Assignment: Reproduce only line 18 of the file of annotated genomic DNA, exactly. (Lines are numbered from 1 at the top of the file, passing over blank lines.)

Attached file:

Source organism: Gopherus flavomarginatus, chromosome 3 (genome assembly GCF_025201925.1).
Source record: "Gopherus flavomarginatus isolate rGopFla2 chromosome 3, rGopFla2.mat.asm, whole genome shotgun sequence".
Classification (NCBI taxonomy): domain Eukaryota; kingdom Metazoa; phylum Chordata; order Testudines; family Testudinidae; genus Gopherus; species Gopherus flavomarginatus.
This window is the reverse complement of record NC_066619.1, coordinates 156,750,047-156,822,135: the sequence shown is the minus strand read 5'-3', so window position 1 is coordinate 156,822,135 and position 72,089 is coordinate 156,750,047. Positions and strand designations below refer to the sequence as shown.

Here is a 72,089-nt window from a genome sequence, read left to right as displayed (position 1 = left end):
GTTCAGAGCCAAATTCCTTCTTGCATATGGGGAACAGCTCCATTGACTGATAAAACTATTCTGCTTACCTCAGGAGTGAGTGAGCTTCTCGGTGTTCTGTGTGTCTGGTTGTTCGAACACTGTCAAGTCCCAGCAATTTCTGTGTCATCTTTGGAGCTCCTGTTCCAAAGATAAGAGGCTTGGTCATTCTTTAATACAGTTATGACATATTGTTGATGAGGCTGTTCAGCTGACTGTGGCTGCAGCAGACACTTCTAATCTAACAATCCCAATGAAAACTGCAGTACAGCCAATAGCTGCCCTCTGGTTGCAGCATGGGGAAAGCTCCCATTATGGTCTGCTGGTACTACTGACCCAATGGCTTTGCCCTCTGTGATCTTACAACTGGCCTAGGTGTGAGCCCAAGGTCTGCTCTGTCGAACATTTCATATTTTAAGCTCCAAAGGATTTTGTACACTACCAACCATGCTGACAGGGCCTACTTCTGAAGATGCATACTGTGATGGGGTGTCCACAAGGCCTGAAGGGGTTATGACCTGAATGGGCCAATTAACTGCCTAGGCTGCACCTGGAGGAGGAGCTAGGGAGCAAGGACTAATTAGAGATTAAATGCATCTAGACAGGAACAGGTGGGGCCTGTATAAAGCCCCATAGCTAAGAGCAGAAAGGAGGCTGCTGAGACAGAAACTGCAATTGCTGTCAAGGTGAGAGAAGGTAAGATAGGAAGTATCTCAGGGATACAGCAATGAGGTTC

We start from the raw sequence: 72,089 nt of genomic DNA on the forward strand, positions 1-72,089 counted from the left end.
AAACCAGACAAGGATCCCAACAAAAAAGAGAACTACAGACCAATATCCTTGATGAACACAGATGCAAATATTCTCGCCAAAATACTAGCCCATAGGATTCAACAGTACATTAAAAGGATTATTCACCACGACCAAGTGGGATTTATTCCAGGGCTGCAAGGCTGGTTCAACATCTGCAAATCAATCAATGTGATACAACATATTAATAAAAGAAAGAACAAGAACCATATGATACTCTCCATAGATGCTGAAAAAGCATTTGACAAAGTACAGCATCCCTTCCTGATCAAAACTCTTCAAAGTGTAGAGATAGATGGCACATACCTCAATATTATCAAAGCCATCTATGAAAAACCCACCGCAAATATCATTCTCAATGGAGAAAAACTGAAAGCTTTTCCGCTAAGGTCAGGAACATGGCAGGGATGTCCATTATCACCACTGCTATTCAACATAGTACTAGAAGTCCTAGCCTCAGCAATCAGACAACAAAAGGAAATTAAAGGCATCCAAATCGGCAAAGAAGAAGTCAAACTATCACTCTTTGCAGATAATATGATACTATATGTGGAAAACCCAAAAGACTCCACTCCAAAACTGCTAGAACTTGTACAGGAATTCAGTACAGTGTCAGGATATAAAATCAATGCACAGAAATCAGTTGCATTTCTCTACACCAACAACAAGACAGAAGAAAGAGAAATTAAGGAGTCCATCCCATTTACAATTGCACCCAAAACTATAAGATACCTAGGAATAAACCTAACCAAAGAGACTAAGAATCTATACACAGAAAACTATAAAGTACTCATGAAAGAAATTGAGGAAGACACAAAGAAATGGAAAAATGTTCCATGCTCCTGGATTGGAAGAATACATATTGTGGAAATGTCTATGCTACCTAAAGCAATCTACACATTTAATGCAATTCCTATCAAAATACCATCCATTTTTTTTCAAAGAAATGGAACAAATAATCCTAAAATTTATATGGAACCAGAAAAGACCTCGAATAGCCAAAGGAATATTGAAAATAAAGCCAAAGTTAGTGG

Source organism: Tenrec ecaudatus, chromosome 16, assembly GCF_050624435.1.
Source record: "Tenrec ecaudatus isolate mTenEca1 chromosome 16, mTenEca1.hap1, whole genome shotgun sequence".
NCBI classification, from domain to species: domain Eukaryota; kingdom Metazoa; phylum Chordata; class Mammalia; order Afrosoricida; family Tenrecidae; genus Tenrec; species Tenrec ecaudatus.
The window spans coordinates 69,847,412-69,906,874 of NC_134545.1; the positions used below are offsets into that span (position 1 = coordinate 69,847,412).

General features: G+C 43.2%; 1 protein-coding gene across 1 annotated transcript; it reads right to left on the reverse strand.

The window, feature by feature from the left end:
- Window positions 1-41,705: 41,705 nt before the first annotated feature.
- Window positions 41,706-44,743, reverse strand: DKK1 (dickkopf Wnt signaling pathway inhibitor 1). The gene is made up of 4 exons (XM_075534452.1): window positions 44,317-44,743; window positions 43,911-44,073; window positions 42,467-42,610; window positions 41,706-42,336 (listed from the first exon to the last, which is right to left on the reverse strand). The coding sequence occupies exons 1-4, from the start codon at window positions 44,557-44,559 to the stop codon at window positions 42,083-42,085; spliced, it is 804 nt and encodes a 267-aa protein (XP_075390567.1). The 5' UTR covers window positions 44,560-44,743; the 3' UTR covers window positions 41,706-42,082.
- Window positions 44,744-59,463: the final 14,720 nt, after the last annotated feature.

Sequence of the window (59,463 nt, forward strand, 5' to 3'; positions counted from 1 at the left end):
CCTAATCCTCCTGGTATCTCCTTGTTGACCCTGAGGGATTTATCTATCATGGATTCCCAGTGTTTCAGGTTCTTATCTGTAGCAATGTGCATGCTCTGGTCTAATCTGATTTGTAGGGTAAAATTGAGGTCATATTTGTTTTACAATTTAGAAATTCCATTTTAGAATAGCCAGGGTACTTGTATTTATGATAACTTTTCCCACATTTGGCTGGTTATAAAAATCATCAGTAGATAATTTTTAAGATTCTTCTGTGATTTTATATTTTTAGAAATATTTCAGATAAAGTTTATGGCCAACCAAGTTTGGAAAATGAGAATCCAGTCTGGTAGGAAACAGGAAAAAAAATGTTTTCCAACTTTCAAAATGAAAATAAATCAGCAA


Sequence of the window (59,463 nt, forward strand, 5' to 3'; positions counted from 1 at the left end):